Kobe Bryant met with reporters on Friday night after suffering what the Lakers called a "probable torn left Achilles" tendon.
Addressing the injury directly after the Lakers' 118-116 victory over the Warriors, Bryant said he won't be able to play through the pain because he "can't walk" and spoke openly about the need for surgery.
"I made a move I've made a million times and it popped," Bryant said, calling the injury "by far" the biggest disappointment of his career.
The Lakers, fighting for the Western Conference's No. 8 playoff seed, have just two games remaining in their regular season.
"It's just [expletive] luck," he said. "I was pissed and sad [walking off the court], we worked really hard to get to this point. I was pissed."
Bryant, 34, has been unbelievably durable during his 17-year NBA career, playing more than 45,000 regular season minutes and more than 8,000 playoff minutes.
"I've never really had to deal with something like this," he said. "This is a new experience for me. ... I was tired in the locker room, sad, dejected. Thinking about this mountain, man, to overcome. This is a long process. I wasn't sure I could do it. Then your kids walk in and you've got to set an example. Daddy is going to be fine, I'm going to do it. Work hard and go from there."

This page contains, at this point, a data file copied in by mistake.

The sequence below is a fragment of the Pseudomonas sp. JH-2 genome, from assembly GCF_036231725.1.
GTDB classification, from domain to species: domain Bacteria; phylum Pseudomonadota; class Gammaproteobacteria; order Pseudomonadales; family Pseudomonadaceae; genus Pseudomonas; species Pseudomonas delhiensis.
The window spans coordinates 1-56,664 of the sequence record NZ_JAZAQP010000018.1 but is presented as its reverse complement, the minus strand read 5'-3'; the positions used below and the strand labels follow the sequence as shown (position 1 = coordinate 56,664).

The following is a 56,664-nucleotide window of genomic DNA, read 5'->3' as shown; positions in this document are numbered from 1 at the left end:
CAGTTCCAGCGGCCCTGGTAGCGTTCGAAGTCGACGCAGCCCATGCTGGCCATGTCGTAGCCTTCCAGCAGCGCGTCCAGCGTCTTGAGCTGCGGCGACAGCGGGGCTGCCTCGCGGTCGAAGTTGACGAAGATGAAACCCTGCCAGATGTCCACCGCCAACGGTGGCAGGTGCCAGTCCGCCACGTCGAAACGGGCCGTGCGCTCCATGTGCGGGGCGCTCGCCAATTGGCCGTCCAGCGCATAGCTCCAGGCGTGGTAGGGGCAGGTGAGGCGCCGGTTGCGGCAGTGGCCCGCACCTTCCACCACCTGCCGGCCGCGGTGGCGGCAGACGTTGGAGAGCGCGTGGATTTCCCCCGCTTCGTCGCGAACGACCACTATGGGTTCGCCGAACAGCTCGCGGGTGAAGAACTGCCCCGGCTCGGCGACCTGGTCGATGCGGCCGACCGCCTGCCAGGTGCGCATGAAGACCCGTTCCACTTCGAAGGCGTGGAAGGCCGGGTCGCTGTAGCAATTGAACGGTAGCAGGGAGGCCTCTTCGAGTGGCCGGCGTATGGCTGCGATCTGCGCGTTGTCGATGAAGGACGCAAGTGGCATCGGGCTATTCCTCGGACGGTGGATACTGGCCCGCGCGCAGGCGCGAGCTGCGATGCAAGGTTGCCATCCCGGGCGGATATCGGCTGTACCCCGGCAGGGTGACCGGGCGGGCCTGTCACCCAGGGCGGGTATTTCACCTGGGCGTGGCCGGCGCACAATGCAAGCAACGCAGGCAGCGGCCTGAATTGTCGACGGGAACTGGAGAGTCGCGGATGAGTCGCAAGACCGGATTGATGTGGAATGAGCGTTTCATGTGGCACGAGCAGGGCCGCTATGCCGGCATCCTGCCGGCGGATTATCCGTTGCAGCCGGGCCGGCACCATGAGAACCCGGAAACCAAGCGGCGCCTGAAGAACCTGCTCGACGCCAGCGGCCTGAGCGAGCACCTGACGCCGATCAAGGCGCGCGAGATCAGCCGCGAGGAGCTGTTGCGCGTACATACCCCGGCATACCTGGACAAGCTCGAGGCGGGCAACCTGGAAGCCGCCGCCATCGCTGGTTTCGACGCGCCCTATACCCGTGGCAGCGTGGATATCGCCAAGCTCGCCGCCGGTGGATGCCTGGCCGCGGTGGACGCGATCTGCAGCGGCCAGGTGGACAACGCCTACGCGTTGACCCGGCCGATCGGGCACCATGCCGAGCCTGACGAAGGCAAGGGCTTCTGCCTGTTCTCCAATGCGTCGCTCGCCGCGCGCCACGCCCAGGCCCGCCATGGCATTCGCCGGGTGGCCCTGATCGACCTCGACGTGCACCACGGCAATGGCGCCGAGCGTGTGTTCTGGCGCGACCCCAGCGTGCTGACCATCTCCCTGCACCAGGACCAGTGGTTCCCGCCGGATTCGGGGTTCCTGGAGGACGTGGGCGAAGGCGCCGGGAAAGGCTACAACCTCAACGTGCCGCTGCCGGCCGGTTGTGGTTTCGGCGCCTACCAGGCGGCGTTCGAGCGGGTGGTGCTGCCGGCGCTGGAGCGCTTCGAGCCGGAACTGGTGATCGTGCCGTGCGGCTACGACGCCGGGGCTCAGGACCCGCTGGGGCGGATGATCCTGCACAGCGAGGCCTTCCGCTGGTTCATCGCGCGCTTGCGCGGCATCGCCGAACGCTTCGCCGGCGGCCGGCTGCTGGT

The recovery timeline could easily carry well into the 2013-14 season, the final year of Bryant's current contract. However, he said he was determined to use any talk that this could be a career-altering or career-ending injury as motivation for his recovery.
"It's fueling me," Bryant said. "I can feel it already. Players at this stage of their career pop an Achilles and the pundits say they'll never come back the same. I can hear it already. It's pissing me off right now just thinking about it." Video via YouTube user firstandskol | Hat tip: @CJZero